Robert Bruner… the dean of Darden School Of Business at the University of Virginia … has one of the most readable blogs I’ve seen in a long time. His posts are fairly frequent and most of them are so original, well thought out and sincere (as opposed to cynical) that they may actually be called ‘wise,’ a term that’s very seldom used in its true sense these days. Bruner’s posts come with innumerable quotes from literature and his erudition touches subjects ranging from leadership and ethics to innovation and work-life balance, often linking them to contemporary events.

… “A blog is like a huge chalkboard that everyone can read — it helps me extend the reach of my teaching well beyond the classroom,” says Bruner. “I also do it because it allows me to inform my audience, frame an agenda and shape discussion. That’s something leaders need to do.”

… A high grade blog is obviously a time consuming process and Bruner’s advice to busy executives who would be bloggers is to slow down occasionally and make time to reflect on “what it is that delights or pains them most,” when they choose their subjects. “Great writing starts from the heart,” he says. “But then, you have to educate yourself a bit on the subject before you write or else you might express an opinion that has no basis. Finally, when you write, it’s best to pretend you’re speaking to a friend or a sympathetic acquaintance.”

Though he’s been blogging for years now, Bruner never uploads the first draft of his posts — he still takes care to re-work and edit his writing before sending it into the blogosphere. It takes time, but it’s obviously worth it.

“Intellectuals love to blog,” he says. “The blogs of the famous intellectuals constantly refer to each another and contain very stimulating debate. Take Paul Krugman or Gregory Mankiw, economists at two ends of the spectrum. Their arguments are at a level of detail that average readers won’t find interesting, but they do it anyway.”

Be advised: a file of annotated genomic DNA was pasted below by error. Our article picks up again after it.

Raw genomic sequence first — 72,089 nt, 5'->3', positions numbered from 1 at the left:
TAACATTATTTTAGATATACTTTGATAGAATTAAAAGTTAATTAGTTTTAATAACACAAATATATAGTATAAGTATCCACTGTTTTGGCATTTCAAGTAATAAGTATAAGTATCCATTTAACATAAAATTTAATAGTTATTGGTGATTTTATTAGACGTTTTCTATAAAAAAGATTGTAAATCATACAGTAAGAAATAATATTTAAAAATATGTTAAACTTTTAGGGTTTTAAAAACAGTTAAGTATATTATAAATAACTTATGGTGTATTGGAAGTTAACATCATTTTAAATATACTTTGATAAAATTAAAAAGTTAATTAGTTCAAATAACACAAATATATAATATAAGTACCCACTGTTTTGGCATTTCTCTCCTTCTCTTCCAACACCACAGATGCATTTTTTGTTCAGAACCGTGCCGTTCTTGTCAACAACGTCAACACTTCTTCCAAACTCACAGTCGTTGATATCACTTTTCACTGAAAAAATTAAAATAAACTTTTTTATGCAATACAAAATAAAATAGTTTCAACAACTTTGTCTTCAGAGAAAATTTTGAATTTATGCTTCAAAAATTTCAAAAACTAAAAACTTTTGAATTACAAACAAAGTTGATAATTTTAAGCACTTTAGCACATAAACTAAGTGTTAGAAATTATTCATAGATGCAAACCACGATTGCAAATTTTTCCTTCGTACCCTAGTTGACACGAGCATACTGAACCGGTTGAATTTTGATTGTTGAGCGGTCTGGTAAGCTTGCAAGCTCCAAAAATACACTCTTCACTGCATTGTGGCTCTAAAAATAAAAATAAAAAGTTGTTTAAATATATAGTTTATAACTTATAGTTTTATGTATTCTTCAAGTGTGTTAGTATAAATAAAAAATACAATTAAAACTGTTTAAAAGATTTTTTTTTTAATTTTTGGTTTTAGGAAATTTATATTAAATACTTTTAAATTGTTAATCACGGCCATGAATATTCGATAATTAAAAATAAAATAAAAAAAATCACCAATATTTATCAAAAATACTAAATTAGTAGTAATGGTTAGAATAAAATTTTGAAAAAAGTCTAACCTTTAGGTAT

Academics like Bruner find themselves pulled into the blogosphere in part because their net-savvy students demand it of them. “Once these students graduate into the outside world, they will expect the same thing from the leadership there,” says the dean…

A New UD Post at Inside Higher Ed…

… discusses the recent exposure of an anonymous blogger’s identity.

Men, as accounts of their behavior on this blog amply demonstrate, are impulsive, fragile creatures…

… flitting like butterflies about their little worlds…  Beautiful, delicate things, but when it comes to continuity of thought, rationality, consistency, backbone…

Well, who expects a butterfly to have a backbone?

Take UD‘s colleague, Jeffrey Rosen.  Five years ago, he attacked blogging because it encourages anonymous unfair comments about people (UD discussed his attack here.)

Since then Rosen’s joined the blogging bandwagon big time, and a recent entry of his cited anonymous sources attacking Sonia Sotomayor.  The unfairness of this post pissed off tons of people.

SO… Rosen has announced he’s done with blogging.  He hates it again.  It’s bad again.  Expect more articles from him about how evil it is and how it compromises our privacy…

But mark UD‘s words:  A few years from now, he’ll be blogging.

It’s kind of fun to watch.  Weaker sex and all.